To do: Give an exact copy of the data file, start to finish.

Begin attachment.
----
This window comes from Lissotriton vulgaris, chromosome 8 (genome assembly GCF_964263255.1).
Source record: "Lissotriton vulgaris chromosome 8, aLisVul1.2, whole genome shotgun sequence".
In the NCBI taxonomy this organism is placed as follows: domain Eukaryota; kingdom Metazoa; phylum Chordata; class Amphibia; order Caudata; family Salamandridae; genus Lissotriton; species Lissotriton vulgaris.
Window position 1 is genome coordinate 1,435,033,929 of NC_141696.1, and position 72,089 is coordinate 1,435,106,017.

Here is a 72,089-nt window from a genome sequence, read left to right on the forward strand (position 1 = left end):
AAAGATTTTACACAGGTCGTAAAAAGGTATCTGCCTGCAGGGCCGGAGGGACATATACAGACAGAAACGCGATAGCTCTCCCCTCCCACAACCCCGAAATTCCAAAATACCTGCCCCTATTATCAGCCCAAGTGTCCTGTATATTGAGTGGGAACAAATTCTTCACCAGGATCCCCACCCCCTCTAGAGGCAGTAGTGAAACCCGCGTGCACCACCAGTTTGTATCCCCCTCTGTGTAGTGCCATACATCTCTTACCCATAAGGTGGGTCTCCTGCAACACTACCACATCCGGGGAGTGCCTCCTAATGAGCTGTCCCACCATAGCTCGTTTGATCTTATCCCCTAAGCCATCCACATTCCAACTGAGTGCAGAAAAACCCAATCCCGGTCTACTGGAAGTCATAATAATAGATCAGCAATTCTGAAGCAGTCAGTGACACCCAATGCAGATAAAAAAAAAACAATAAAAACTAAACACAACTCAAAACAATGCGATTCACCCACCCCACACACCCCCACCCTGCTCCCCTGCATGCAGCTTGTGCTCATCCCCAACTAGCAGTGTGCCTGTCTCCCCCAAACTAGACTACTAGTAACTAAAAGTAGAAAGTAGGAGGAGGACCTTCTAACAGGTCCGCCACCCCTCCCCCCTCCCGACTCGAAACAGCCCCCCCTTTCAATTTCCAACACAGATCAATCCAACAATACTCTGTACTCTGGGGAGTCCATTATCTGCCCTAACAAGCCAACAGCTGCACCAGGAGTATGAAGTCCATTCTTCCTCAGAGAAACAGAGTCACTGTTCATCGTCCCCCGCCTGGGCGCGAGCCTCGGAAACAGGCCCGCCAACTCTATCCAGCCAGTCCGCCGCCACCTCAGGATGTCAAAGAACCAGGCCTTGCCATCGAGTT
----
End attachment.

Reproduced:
This window comes from Lissotriton vulgaris, chromosome 8 (genome assembly GCF_964263255.1).
Source record: "Lissotriton vulgaris chromosome 8, aLisVul1.2, whole genome shotgun sequence".
In the NCBI taxonomy this organism is placed as follows: domain Eukaryota; kingdom Metazoa; phylum Chordata; class Amphibia; order Caudata; family Salamandridae; genus Lissotriton; species Lissotriton vulgaris.
Window position 1 is genome coordinate 1,435,033,929 of NC_141696.1, and position 72,089 is coordinate 1,435,106,017.

Here is a 72,089-nt window from a genome sequence, read left to right on the forward strand (position 1 = left end):
AAAGATTTTACACAGGTCGTAAAAAGGTATCTGCCTGCAGGGCCGGAGGGACATATACAGACAGAAACGCGATAGCTCTCCCCTCCCACAACCCCGAAATTCCAAAATACCTGCCCCTATTATCAGCCCAAGTGTCCTGTATATTGAGTGGGAACAAATTCTTCACCAGGATCCCCACCCCCTCTAGAGGCAGTAGTGAAACCCGCGTGCACCACCAGTTTGTATCCCCCTCTGTGTAGTGCCATACATCTCTTACCCATAAGGTGGGTCTCCTGCAACACTACCACATCCGGGGAGTGCCTCCTAATGAGCTGTCCCACCATAGCTCGTTTGATCTTATCCCCTAAGCCATCCACATTCCAACTGAGTGCAGAAAAACCCAATCCCGGTCTACTGGAAGTCATAATAATAGATCAGCAATTCTGAAGCAGTCAGTGACACCCAATGCAGATAAAAAAAAAACAATAAAAACTAAACACAACTCAAAACAATGCGATTCACCCACCCCACACACCCCCACCCTGCTCCCCTGCATGCAGCTTGTGCTCATCCCCAACTAGCAGTGTGCCTGTCTCCCCCAAACTAGACTACTAGTAACTAAAAGTAGAAAGTAGGAGGAGGACCTTCTAACAGGTCCGCCACCCCTCCCCCCTCCCGACTCGAAACAGCCCCCCCTTTCAATTTCCAACACAGATCAATCCAACAATACTCTGTACTCTGGGGAGTCCATTATCTGCCCTAACAAGCCAACAGCTGCACCAGGAGTATGAAGTCCATTCTTCCTCAGAGAAACAGAGTCACTGTTCATCGTCCCCCGCCTGGGCGCGAGCCTCGGAAACAGGCCCGCCAACTCTATCCAGCCAGTCCGCCGCCACCTCAGGATGTCAAAGAACCAGGCCTTGCCATCGAGTT